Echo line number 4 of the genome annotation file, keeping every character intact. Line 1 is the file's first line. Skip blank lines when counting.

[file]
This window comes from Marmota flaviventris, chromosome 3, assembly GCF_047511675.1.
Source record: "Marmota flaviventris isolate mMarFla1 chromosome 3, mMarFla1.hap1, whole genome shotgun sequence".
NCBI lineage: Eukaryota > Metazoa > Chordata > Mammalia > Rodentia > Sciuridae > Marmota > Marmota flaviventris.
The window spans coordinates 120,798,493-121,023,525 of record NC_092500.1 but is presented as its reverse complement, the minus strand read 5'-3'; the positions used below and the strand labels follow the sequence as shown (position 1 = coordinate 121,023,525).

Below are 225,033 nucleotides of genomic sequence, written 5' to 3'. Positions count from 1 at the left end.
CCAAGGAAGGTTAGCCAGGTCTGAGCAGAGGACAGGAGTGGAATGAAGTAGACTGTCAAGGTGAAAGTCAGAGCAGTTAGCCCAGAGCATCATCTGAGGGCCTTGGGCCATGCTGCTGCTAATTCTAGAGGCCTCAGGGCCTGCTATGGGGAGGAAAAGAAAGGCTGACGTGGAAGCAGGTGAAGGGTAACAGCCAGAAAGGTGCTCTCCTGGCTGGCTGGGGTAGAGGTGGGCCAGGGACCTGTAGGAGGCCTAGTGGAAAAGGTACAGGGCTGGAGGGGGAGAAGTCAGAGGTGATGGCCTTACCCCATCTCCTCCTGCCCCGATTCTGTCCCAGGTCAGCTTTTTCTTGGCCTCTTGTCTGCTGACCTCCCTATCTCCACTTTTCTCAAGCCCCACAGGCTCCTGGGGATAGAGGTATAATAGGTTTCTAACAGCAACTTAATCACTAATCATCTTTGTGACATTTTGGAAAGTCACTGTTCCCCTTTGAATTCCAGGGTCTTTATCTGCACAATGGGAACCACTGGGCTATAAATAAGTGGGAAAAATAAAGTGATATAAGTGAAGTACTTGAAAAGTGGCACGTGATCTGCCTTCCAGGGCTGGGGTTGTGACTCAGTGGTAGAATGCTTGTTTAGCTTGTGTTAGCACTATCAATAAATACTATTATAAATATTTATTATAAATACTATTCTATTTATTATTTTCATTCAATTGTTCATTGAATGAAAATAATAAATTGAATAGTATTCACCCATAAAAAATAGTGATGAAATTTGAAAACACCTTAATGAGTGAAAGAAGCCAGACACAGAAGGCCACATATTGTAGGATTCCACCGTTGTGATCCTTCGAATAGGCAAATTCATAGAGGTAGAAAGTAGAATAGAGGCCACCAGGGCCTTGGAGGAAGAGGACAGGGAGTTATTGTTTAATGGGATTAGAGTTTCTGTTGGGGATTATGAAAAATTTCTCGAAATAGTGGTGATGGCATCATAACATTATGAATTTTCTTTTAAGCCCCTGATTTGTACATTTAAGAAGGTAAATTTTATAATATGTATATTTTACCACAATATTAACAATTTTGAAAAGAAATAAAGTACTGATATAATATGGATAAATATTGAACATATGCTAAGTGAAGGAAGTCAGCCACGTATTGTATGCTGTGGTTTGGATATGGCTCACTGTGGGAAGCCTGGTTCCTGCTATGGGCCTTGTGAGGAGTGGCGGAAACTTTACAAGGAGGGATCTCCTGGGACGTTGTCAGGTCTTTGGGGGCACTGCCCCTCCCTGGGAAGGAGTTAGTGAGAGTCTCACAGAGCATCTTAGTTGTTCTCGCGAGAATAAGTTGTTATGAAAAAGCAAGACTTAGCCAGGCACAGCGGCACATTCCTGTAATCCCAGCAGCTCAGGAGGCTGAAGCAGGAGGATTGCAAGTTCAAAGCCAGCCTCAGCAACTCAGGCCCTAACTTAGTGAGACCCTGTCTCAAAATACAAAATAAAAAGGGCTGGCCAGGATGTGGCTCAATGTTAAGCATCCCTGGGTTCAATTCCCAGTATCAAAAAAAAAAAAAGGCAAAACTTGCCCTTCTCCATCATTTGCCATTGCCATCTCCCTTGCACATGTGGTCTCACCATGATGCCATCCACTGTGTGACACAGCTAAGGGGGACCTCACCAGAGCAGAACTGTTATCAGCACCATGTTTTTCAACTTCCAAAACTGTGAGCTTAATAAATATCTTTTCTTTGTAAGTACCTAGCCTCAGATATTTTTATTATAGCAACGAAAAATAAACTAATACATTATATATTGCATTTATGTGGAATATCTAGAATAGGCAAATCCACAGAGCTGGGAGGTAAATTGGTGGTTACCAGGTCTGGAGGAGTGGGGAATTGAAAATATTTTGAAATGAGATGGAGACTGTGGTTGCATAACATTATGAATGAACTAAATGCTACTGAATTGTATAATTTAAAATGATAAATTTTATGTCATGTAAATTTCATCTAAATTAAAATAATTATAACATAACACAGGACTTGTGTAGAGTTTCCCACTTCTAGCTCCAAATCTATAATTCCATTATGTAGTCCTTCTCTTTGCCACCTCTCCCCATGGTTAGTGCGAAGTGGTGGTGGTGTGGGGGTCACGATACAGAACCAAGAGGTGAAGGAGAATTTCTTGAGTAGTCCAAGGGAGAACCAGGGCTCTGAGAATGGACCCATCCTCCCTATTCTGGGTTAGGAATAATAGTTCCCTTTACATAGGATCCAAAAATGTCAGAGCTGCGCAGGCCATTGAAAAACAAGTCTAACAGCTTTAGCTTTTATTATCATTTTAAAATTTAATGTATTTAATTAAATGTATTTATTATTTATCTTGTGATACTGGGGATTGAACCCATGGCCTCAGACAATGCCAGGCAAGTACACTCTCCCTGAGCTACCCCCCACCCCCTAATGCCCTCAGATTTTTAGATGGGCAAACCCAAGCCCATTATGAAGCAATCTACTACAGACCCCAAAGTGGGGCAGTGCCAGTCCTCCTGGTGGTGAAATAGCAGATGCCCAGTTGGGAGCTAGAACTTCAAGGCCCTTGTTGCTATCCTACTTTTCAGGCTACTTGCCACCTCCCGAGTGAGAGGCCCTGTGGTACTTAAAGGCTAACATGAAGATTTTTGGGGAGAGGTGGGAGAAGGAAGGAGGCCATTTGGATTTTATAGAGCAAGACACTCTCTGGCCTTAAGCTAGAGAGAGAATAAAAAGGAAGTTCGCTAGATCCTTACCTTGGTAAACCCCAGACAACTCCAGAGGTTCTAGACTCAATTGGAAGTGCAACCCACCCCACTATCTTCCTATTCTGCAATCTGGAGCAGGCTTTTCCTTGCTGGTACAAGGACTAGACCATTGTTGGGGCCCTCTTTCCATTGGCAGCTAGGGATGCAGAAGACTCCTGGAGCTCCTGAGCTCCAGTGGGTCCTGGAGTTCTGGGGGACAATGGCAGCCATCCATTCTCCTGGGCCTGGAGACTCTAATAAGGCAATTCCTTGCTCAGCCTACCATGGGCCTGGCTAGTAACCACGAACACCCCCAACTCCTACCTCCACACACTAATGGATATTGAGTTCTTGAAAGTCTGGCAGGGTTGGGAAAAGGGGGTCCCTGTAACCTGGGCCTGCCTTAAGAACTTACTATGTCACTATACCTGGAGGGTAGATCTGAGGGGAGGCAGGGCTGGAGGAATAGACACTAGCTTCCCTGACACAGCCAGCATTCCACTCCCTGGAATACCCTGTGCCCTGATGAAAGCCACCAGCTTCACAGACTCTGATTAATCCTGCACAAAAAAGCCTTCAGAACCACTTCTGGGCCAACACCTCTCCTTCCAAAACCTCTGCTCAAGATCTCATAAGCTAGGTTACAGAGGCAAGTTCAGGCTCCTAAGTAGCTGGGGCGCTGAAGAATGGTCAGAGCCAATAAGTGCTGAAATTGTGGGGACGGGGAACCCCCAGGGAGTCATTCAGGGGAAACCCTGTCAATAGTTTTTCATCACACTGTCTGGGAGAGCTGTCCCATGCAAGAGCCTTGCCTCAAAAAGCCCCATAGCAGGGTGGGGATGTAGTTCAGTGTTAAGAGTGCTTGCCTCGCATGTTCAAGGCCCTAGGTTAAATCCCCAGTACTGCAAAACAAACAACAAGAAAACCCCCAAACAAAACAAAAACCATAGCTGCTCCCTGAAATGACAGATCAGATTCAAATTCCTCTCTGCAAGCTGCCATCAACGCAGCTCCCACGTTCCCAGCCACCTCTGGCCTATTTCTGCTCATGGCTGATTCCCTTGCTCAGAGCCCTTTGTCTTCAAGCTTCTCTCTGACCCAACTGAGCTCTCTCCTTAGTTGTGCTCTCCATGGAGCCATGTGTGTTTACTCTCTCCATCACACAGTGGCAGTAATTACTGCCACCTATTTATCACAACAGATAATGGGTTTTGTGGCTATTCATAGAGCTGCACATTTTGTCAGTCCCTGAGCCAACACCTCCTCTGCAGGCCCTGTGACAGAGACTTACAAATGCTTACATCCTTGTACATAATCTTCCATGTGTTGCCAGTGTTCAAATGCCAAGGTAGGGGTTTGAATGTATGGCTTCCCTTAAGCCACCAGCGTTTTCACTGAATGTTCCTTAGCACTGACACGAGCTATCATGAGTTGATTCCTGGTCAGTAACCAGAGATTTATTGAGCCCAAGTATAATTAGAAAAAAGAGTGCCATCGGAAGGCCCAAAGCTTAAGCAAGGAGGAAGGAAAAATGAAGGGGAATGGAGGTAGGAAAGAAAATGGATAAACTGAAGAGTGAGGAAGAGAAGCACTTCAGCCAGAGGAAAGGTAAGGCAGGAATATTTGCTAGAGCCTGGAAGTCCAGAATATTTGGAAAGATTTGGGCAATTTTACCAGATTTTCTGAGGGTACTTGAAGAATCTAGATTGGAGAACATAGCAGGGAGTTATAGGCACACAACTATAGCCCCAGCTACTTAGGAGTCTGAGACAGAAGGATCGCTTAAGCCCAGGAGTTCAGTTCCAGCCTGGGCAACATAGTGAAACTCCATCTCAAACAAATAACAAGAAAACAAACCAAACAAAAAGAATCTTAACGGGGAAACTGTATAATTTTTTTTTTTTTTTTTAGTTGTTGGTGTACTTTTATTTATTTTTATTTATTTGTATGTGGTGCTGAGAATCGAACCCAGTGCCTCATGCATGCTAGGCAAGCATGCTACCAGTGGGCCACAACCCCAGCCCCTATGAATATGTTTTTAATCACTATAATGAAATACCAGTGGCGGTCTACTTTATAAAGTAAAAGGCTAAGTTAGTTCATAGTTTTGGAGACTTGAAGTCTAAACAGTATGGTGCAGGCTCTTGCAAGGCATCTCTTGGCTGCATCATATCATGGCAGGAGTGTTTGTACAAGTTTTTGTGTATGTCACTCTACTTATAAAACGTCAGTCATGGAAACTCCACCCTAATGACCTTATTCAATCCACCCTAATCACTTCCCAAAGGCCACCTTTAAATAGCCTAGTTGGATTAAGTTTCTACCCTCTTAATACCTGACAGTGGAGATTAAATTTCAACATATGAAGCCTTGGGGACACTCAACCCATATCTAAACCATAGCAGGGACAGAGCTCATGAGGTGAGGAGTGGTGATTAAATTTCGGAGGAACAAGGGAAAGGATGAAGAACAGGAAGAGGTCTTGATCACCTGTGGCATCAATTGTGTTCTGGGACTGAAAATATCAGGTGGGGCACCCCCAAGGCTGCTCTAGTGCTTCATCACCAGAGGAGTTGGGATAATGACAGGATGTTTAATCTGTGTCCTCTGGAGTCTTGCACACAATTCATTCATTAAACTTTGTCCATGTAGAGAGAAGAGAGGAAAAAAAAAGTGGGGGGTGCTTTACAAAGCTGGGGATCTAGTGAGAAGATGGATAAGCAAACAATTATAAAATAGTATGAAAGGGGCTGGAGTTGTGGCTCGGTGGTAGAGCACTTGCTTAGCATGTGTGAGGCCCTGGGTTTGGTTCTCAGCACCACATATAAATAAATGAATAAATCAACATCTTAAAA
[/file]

The window spans coordinates 120,798,493-121,023,525 of record NC_092500.1 but is presented as its reverse complement, the minus strand read 5'-3'; the positions used below and the strand labels follow the sequence as shown (position 1 = coordinate 121,023,525).